A Casual Chat — Personal
I'm feeling chatty today so let's sit down with a steaming cup of joe and talk a while, shall we?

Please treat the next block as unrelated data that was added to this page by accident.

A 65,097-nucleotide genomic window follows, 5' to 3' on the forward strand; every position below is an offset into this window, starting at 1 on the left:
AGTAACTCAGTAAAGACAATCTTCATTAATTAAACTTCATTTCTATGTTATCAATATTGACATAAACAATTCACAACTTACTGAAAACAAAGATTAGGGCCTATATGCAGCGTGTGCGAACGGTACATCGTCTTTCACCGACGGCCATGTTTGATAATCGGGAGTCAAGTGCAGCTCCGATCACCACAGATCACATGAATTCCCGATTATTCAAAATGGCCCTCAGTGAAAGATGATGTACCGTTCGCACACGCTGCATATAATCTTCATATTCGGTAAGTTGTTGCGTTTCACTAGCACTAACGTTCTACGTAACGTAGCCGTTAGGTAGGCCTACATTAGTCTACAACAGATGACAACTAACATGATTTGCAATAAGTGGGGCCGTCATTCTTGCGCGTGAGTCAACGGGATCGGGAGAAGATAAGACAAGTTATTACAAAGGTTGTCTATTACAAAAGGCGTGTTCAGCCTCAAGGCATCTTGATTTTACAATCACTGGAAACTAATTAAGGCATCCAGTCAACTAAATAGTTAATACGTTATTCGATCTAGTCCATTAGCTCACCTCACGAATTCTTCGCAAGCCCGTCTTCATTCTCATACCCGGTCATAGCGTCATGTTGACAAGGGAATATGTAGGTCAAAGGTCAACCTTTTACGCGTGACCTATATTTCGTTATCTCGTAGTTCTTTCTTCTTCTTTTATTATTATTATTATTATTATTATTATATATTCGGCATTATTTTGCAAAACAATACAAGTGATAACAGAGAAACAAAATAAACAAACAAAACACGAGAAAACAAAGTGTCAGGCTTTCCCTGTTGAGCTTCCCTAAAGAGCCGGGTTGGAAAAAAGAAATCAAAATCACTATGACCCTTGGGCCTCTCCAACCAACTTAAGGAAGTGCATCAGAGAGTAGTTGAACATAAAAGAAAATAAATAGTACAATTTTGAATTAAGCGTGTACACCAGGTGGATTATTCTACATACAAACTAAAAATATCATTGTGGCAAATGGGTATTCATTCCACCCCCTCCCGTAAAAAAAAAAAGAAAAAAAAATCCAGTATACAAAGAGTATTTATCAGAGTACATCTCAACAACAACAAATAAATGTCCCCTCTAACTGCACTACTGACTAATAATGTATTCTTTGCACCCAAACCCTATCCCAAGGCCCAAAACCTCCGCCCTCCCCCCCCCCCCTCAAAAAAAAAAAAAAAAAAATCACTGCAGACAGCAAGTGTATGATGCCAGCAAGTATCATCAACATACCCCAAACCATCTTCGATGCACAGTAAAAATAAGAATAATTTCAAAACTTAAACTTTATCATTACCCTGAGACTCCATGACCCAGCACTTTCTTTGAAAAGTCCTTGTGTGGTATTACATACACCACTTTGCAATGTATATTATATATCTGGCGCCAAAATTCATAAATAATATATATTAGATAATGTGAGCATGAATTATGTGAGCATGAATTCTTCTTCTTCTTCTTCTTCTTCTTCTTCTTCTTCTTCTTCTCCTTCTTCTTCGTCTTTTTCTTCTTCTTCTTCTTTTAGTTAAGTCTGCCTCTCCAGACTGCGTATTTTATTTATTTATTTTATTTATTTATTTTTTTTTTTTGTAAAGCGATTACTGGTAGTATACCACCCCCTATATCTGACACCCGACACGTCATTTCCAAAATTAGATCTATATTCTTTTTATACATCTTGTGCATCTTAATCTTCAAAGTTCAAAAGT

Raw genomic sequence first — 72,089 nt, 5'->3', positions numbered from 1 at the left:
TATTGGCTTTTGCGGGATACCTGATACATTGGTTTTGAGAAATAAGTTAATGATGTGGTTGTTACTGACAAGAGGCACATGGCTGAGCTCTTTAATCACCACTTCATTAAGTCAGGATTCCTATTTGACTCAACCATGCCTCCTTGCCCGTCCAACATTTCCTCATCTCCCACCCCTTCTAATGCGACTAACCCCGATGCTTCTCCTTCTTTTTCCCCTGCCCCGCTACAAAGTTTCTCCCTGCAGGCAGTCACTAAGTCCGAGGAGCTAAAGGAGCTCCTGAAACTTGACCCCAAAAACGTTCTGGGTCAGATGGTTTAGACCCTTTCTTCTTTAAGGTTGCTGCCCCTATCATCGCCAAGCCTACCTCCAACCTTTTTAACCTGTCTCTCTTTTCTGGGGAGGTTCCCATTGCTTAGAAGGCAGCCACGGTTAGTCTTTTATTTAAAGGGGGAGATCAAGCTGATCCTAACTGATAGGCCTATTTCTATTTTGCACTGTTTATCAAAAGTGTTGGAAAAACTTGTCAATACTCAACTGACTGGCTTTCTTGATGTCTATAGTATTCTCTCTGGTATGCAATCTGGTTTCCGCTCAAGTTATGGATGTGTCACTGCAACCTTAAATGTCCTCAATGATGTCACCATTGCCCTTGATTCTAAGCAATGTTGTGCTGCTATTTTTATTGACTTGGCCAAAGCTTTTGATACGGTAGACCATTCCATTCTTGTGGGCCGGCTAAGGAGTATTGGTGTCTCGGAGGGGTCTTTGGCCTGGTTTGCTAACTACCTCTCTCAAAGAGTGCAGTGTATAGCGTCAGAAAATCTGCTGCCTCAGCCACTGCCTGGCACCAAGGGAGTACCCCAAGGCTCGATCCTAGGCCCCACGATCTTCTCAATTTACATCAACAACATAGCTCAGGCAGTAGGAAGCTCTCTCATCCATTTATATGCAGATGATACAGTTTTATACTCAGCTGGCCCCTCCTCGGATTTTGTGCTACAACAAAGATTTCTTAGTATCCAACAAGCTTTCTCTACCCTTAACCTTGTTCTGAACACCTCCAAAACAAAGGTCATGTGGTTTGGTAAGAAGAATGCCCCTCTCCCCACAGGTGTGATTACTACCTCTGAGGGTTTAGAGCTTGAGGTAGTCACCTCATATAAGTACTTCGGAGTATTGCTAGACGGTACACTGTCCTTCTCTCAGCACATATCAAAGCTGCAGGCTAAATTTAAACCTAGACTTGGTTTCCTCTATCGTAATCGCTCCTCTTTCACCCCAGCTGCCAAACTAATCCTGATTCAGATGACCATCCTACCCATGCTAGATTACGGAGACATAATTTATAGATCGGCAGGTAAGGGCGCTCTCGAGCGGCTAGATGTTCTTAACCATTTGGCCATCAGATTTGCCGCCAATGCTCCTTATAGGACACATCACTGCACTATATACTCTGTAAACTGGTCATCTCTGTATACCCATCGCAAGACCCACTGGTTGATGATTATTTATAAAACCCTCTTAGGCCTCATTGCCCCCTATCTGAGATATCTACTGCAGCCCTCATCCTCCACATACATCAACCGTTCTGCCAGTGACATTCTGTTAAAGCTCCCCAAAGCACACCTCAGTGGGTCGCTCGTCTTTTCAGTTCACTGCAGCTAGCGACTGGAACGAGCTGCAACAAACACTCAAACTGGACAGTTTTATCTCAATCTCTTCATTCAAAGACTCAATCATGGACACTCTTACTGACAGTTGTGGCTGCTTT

Portland has been enjoying a nice bout of snowy goodness. Other than last Sunday it hasn't really accumulated much, but it's nice to see it falling in large pretty flakes from the sky on my morning walk to the bus stop. It's a nice reprieve from the winter rain. But while Portlanders know all about dealing with water, it seems we're still not well versed in dealing with ice. There are no plows or salt trucks that run in the downtown or surrounding areas, so it is required that in order to drive during icy conditions you must have snow chains on your vehicle. For Adam and I this is not a problem, mostly because we take public transit to and from work, are in walking distance to grocery stores, video stores, bars, and movie theaters among countless other shops, and only use the car for comic book ventures and band practice nights. Both of which can be postponed or canceled due to unsafe driving conditions. But for some, the weather is a most unwelcome inconvenience. Nat lives at the top of a very big and steep hill so when the weather gives us ice, she's trapped in her apartment until nature allows her to drive safely. But you East Coast / Midwesterners wouldn't know anything about that now, would you? But, despite my cold fingers and daily boring wardrobe of jeans and sweaters I will enjoy this snow and cold and ice until such point that it decides to leave us with only the rain in its wake.